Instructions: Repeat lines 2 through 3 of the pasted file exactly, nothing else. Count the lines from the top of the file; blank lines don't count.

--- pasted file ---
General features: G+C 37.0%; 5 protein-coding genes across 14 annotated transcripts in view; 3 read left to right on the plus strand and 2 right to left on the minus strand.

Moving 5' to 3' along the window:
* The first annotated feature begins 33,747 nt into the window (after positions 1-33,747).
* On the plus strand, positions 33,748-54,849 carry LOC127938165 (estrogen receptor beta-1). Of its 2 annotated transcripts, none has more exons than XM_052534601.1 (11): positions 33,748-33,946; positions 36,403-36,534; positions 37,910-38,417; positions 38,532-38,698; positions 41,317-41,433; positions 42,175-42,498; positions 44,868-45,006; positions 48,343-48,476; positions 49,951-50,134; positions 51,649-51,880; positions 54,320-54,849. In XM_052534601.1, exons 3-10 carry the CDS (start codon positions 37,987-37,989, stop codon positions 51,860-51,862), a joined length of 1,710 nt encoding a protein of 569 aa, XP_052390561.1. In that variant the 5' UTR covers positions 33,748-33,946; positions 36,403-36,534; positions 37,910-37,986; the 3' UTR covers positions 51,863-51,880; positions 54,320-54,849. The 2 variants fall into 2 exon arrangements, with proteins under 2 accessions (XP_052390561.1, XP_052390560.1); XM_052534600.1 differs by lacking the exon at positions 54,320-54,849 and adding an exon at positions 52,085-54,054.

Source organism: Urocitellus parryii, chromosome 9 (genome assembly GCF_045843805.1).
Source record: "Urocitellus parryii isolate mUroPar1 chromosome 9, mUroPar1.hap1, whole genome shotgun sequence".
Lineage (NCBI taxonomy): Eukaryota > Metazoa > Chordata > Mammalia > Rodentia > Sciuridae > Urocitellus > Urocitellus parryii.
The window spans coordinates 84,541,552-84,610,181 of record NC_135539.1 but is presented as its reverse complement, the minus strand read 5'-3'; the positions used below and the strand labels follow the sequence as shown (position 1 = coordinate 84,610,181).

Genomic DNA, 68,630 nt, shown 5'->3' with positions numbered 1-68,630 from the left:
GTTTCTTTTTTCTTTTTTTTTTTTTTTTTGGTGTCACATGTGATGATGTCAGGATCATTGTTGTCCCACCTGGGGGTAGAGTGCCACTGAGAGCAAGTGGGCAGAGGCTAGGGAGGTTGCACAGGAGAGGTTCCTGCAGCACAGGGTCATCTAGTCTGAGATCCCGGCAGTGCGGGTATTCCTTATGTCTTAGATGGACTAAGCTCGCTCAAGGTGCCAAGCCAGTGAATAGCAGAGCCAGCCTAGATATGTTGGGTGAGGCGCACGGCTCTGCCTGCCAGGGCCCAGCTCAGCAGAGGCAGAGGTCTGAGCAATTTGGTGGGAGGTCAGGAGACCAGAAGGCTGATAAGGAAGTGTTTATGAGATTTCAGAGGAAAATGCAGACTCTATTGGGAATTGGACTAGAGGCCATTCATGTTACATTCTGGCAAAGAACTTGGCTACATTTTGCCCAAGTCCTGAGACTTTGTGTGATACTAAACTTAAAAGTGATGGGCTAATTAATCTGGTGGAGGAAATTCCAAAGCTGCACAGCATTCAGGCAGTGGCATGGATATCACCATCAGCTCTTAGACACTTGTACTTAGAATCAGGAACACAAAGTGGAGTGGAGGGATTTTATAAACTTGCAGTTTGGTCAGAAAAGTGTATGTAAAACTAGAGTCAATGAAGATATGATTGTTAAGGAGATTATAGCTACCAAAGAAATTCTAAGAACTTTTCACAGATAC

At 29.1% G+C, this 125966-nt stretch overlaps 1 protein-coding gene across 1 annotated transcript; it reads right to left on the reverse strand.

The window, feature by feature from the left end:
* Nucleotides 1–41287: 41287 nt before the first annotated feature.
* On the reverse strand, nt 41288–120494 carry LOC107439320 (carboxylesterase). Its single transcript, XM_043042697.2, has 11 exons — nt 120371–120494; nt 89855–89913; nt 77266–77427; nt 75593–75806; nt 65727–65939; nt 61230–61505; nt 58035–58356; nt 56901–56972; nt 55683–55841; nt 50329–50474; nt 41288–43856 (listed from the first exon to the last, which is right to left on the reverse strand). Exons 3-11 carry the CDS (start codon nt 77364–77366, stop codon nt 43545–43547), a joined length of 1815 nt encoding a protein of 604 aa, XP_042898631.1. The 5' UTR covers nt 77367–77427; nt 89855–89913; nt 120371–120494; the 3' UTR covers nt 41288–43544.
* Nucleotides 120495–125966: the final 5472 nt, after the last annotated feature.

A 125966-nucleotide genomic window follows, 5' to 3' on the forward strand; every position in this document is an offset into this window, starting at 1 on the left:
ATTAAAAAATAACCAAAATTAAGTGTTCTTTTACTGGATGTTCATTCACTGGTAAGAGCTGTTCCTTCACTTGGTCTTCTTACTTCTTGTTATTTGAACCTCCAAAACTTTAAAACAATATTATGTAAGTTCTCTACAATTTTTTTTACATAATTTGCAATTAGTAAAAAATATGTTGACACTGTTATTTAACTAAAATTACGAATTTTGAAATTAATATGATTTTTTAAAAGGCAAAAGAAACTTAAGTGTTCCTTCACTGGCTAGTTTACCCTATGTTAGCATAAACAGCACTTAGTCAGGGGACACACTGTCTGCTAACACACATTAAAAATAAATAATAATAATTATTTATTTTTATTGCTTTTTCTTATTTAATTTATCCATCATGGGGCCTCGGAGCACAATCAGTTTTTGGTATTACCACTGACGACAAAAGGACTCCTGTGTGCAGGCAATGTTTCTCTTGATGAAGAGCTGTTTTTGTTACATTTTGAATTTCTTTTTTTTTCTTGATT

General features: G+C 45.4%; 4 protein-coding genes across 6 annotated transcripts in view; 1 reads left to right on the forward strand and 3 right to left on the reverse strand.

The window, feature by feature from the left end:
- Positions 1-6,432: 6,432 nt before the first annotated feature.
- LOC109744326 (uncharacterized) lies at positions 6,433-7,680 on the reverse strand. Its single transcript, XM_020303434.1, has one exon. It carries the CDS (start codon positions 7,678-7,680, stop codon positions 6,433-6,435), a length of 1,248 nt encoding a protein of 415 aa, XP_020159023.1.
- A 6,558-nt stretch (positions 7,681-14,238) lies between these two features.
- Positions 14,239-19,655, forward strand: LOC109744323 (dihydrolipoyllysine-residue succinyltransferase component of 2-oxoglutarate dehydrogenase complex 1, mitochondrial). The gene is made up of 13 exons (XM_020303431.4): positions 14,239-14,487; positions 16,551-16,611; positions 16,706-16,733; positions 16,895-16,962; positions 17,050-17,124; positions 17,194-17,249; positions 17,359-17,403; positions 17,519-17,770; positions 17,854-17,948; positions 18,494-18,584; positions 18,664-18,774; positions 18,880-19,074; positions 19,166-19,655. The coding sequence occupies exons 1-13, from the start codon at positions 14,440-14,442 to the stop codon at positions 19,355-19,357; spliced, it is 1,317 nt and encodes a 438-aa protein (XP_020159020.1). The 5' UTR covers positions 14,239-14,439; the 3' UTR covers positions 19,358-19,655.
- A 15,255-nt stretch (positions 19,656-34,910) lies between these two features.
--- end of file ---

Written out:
Moving 5' to 3' along the window:
* The first annotated feature begins 33,747 nt into the window (after positions 1-33,747).